Freeing the EU from Asbestos

Freeing the EU from Asbestos

Conclusions and recommendations


The total removal of all used asbestos and all asbestos containing products has to be a priority target of the European Union. The EESC encourages the EU to work with the social partners and other stakeholders to develop and share action plans for asbestos removal and management. Several EU Member States have developed registers of buildings containing asbestos. The other Member States should be encouraged to develop such registers.


The European Union should encourage Member States to launch specific action plans and road maps targeting the removal of all still existing asbestos resources taking the example of Poland.


The European Commission should consider opening access to its structural funds explicitly for asbestos removal plans. The European Commission is urged to undertake a study of existing national approaches and systems for the registration of asbestos as well as their financing. The EESC calls on the Commission to promote research and innovation to find sustainable technologies for the treatment and inertisation of waste containing asbestos with a view to their safe recycling, re-utilisation, and the reduction of their delivery to landfills.


The Commission should provide for effective measures to avoid the hazardous practice of delivering asbestos waste to landfills that are foreseen for general building refuse.


EU funding and MS incentives targeting better energy efficiency in buildings should be linked with the safe removal of asbestos from those buildings. The EESC calls on the Commission, in cooperation with the national authorities, to provide the necessary support for actions and initiatives aiming at ensuring the protection of the entire EU workforce, given that small and medium enterprises, which employ most of the European workforce, are particularly exposed as regards the implementation of health and safety legislation.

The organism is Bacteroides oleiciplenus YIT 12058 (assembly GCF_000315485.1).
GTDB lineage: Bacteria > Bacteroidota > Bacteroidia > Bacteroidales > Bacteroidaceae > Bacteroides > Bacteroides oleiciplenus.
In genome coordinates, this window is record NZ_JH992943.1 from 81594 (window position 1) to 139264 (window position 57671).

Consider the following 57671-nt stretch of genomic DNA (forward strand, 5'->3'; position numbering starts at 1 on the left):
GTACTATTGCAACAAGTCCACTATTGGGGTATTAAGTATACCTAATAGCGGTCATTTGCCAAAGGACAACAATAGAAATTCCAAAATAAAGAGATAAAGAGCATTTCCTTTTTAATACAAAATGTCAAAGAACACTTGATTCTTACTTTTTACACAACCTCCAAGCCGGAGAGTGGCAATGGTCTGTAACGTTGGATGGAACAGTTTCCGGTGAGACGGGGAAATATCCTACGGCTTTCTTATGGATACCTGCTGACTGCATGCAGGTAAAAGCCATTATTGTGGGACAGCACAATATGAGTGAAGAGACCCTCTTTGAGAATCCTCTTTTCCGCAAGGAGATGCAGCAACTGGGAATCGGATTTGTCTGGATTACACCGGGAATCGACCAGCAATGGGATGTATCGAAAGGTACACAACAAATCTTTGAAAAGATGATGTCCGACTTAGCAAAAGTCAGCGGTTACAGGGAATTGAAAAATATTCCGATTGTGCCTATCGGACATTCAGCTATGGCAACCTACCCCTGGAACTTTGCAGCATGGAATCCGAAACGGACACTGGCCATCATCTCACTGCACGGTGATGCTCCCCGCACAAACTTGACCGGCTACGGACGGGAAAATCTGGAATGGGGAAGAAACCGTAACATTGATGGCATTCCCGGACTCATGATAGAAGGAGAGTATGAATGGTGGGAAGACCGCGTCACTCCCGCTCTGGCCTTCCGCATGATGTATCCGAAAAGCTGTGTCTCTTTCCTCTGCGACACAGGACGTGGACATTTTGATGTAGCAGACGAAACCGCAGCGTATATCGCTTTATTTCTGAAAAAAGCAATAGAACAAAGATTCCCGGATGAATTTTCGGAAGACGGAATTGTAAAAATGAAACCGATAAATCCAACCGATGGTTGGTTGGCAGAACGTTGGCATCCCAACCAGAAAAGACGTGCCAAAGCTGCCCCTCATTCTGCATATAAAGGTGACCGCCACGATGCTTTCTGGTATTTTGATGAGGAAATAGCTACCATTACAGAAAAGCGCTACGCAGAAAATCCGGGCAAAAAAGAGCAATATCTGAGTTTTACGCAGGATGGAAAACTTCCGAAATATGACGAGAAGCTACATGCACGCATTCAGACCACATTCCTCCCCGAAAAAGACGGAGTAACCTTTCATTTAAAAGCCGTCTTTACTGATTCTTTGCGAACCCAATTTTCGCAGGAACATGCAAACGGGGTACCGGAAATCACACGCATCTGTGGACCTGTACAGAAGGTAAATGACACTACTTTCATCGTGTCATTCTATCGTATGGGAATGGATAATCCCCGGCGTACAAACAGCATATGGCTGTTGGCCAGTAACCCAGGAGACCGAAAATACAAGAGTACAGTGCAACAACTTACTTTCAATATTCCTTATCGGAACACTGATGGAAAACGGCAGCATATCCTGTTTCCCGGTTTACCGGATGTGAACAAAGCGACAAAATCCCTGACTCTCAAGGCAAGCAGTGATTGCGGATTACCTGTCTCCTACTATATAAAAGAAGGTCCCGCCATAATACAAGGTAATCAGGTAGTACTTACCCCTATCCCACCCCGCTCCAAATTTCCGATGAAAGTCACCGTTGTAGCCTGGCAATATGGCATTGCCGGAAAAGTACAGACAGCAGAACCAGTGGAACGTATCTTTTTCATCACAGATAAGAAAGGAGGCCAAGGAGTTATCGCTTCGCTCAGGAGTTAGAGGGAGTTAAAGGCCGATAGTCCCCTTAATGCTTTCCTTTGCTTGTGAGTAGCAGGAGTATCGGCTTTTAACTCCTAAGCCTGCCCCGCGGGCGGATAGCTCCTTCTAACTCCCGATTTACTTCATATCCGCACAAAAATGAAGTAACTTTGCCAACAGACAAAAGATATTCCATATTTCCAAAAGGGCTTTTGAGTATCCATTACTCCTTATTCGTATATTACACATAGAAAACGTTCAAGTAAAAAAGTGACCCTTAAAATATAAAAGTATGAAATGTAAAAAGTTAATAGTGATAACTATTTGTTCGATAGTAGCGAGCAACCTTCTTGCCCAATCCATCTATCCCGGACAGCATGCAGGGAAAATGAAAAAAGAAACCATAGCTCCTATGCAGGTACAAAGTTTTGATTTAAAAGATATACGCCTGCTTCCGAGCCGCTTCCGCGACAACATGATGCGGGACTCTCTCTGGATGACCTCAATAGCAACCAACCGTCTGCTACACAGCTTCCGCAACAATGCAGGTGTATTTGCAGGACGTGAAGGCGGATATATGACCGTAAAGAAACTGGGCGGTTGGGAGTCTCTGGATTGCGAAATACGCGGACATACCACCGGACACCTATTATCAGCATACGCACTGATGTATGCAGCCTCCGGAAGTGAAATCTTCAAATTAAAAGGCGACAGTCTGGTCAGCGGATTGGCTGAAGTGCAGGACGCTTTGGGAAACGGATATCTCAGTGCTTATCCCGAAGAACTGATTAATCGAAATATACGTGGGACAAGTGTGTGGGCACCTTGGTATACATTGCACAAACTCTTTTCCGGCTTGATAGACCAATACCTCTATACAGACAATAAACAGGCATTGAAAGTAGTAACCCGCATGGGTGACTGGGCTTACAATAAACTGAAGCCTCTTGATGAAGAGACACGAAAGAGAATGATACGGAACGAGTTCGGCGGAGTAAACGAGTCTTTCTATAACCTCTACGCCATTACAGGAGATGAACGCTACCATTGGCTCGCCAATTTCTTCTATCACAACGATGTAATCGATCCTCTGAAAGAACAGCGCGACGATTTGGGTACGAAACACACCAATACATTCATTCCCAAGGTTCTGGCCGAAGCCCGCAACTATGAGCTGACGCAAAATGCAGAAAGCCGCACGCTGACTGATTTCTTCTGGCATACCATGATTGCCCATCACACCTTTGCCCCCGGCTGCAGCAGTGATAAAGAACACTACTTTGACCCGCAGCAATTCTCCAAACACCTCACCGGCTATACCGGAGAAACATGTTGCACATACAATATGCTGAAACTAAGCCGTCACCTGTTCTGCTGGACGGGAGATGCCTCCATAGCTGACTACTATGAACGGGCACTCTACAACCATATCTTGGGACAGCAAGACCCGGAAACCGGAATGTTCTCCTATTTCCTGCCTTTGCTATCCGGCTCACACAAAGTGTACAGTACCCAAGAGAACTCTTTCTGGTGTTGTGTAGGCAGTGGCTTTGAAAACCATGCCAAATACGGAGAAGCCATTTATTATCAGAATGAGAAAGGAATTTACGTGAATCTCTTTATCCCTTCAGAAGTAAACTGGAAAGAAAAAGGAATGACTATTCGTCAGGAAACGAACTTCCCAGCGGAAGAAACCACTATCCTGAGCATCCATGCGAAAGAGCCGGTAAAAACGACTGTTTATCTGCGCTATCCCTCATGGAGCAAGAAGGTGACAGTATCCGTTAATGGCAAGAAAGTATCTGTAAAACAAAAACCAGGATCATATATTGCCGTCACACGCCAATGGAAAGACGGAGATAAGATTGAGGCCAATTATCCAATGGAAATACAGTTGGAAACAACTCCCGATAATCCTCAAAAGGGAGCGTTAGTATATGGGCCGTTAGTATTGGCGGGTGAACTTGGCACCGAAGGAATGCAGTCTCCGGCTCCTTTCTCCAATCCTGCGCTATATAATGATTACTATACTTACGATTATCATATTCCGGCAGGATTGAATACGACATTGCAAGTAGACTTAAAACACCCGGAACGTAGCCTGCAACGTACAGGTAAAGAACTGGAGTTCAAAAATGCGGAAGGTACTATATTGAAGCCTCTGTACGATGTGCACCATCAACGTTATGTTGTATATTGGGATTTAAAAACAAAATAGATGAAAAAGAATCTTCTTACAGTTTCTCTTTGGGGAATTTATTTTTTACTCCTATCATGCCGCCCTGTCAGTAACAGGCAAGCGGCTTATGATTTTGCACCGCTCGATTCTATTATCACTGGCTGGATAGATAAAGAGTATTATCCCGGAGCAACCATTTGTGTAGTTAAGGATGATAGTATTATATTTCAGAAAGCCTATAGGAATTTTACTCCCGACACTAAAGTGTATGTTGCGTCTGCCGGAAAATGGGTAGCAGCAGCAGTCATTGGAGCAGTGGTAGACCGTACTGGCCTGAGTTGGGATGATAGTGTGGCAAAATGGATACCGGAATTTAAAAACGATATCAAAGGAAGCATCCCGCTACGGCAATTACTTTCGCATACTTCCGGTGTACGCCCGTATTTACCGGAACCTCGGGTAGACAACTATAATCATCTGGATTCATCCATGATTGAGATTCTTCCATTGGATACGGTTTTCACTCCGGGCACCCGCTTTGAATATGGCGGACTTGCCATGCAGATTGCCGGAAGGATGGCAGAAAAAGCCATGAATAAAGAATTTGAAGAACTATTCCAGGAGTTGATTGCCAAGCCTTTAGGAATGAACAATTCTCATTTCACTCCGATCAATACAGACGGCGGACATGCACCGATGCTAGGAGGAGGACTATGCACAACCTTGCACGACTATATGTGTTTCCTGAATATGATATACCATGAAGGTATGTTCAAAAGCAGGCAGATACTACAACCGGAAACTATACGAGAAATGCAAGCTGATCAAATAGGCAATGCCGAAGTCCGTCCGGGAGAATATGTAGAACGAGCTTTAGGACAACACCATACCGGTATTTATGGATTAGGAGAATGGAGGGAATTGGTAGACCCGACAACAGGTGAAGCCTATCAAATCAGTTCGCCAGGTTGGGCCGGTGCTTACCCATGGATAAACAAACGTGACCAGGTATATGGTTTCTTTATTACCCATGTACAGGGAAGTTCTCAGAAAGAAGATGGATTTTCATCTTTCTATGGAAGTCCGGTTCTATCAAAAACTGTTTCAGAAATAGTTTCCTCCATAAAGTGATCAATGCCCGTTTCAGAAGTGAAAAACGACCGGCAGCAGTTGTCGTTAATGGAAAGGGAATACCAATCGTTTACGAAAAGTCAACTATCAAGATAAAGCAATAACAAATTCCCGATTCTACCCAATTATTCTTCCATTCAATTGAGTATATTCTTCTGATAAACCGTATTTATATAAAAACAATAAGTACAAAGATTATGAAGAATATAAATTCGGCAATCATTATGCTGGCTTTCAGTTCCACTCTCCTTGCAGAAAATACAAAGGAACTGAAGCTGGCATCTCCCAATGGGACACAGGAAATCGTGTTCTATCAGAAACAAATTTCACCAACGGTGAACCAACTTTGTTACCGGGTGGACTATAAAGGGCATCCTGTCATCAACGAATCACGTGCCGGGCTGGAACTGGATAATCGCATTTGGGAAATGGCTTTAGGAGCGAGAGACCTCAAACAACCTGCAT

The EESC calls on the Commission to draw up programmes and awareness-raising activities on asbestos-related risks and the need for appropriate training for all staff likely to be affected by ACMs.


The EESC urges the Commission to amend Recommendation 2003/670/EC to reflect the progress of medical research and to include cancers of the larynx and ovary as asbestos-related.


EU institutions should disseminate best practices for the recognition of asbestos-related diseases. Asbestos victims associations must be organised.


Therefore, the EESC calls on insurance and compensation bodies to adopt a common approach to recognition and compensation of asbestos-related occupational diseases; calls for recognition procedures to be simplified and facilitated; recognises that, due to very long latency periods, asbestos victims are often unable to substantiate the causality of their occupational asbestos exposures; calls on the Commission to support conferences which provide asbestos victims’ groups with professional advice, and which provide support for their members.